Attorney and mountain climber Leigh P. Bennett of Edmonds, Washington has stuttered since he uttered his first sentence. Yet, he considers himself lucky to have dealt with the challenge of stuttering at such a young age.
During school and into adult life, Leigh regularly faced difficult situations and frustration because of the way he talked. Though, he believes his speech condition served as the impetus to develop a can-do attitude, courage, and emotional strength early in life. These traits have stayed with him through the years, enabling him to thrive professionally and personally.
“My stuttering was ever-present for as long as I can remember. While it got in the way whenever I spoke, I was determined to stay positive and become stronger because of it,” Leigh said.
Stuttering affects three million people in the U.S. and 66 million worldwide, according to the National Institute on Deafness and Other Communication Disorders. Stuttering ranges in severity and often hampers educational and career aspirations, inhibits social growth, and serves as a barrier to people reaching their full potential in life.
From Stuttering to Fluency
Leigh’s journey to fluency included a gamut of unsuccessful treatment attempts that included speech therapy in elementary school, unproductive sessions with a psychologist, and visits to a speech clinic once every two weeks during high school. None of these efforts produced results.
After high school, Leigh went to college and also became an avid mountain climber and windsurfer. His outdoor activities required significant mental focus, training, self-control, and self-reliance. He learned how to manage his fear and maintain a sense of calm, as he scaled summits, traversed rough waters, and achieved each new goal he set for himself.
At the time, he didn’t consider that these carefully honed skills would help him on the path to fluency.
Upon graduation, Leigh traveled the world and grew even more self-assured. He also ran his own mountaineering school. Yet, he knew he needed to bring his stuttering under control to pursue the next chapter in his life.
Then, he learned about the unique behavioral stuttering therapy provided by Hollins Communications Research Institute (HCRI – www.stuttering.org) in Roanoke, Virginia. He was drawn to HCRI’s physically based approach, scientifically derived methodology and intensity of therapy. The treatment strategy made sense to him and he enrolled in the stuttering therapy program.
HCRI Therapy Participation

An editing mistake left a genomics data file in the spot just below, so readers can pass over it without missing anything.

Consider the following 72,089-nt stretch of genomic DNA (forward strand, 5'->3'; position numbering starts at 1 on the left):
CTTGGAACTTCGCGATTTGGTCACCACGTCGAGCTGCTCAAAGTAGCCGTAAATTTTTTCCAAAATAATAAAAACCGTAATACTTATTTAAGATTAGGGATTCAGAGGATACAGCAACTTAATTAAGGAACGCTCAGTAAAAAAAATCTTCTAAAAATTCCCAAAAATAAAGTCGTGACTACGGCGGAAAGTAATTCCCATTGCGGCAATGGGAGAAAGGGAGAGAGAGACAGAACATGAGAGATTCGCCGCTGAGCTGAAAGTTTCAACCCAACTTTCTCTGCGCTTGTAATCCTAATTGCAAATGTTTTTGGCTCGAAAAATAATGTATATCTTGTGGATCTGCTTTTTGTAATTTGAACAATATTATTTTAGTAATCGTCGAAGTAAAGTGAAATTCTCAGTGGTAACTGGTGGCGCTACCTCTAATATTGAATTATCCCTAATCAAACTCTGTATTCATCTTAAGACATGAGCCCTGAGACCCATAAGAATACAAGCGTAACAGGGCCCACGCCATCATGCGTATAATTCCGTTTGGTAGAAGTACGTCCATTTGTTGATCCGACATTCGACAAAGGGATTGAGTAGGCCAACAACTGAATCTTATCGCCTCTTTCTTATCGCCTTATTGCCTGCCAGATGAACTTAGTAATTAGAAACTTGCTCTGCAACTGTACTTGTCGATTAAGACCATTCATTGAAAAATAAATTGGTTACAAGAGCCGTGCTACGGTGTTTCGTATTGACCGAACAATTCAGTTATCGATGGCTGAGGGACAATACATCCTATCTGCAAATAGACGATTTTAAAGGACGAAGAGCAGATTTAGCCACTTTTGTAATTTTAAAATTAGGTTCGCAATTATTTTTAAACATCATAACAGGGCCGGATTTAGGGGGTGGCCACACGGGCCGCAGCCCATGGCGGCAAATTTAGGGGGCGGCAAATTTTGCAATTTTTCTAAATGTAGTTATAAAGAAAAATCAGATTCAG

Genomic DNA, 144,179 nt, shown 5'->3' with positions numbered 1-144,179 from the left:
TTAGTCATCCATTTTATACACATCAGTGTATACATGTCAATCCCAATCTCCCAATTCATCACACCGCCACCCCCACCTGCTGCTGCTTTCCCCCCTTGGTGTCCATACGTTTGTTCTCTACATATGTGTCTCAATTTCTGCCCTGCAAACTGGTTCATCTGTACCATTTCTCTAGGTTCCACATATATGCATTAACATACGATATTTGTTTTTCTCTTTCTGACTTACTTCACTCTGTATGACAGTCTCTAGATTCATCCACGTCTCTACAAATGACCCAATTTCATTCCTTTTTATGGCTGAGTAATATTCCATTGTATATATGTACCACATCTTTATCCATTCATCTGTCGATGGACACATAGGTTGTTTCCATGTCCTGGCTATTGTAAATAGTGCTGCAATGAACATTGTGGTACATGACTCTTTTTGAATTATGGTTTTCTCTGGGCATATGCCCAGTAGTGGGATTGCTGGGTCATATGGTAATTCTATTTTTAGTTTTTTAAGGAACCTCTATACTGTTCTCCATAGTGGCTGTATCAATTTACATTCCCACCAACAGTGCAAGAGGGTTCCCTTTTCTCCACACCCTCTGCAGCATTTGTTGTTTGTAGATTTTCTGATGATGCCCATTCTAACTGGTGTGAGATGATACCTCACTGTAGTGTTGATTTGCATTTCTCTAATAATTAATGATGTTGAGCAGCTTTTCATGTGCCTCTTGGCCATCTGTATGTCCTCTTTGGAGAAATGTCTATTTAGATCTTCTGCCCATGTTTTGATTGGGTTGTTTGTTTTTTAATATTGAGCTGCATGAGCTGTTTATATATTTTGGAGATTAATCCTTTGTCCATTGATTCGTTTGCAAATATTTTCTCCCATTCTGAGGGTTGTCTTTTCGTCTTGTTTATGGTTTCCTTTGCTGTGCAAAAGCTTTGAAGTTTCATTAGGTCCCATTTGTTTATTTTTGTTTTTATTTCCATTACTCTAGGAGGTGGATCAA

At HCRI, Leigh worked one-on-one with specially trained clinicians and systematically learned how to replace faulty muscle behaviors that cause stuttering with new speech motor skills that enable fluency. His can-do attitude, strong self-reliance, and ability to adapt – which were skills he cultivated through his outdoor sports and independent travels – served him well in achieving success during therapy.
According to HCRI Founder and President Dr. Ron Webster, “Our physically based therapy takes hard work, focus and total commitment to the process. Clients who give 110 percent leave with the knowledge and techniques they need to take control of their stuttering and remain fluent for life.”
Research shows that 93 percent of HCRI therapy program participants achieve fluency by the end of treatment. Follow-up studies reveal 75 percent retain fluency for the long term. “Our results are in stark contrast to other speech therapy approaches that work in only 25 percent of cases,” Webster noted.
New Opportunities through Fluency
After attending HCRI, Leigh was able to manage his stuttering for the first time in his life. “HCRI treatment provided me with the tools I needed to speak fluently,” Leigh explained. “When I would start stuttering in stressful situations, I knew just what I needed to do to regulate my speech.”
With his newly acquired fluency, Leigh decided to go to law school, become an attorney in Edmonds, and follow in his father’s respected footsteps. Today, Leigh has a busy law practice with his brother, Peter W. Bennett, and is carrying on his father’s legacy at his Bennett and Bennett law firm. He specializes in estate planning, elder law, trusts, Medicaid planning, real estate law, and other related legal services. Leigh is a member of the Washington State Bar Association, board member of the Hubbard Family Foundation, member of the Everett Mountaineers, and a ski instructor.
He believes that success requires an individual to proactively take control of his or her life and “make things happen.” Leigh attributes his ability to overcome stuttering to having the right attitude, learning from his experiences, and getting the right stuttering treatment.
Hollins Communications Research Institute (HCRI) was founded by Ronald L. Webster, Ph.D. in 1972 to investigate stuttering through scientific discovery and treatment innovation. Virginia-based HCRI, a 501 (c) (3) charitable organization, has become an international leader in stuttering research and the development of innovative, scientifically based therapy approaches. HCRI clinicians have treated more than 6,500 individuals from across the U.S. and 50 countries. The center is located at 7851 Enon Drive, Roanoke, Va. 24019. For more information, visit www.stuttering.org or contact HCRI at 855-236-7032 (toll-free) or email@example.com.
About Bennett and Bennett
The Bennett and Bennett partnership was founded in 1988 by brothers Leigh P. Bennett and Peter W. Bennett in Edmonds, Washington, The goal of the law firm is to guide clients successfully through the often complex processes of estate planning, probate, trusts, elder law, real estate law, and related legal matters – and to make the process educational, practical, and cost effective. Bennett and Bennett is located at 400 Dayton, Suite A, Edmonds, Wash. 98020. For more information, visit www.edmondslaw.com, call 425-776-0139, or send an email to firstname.lastname@example.org.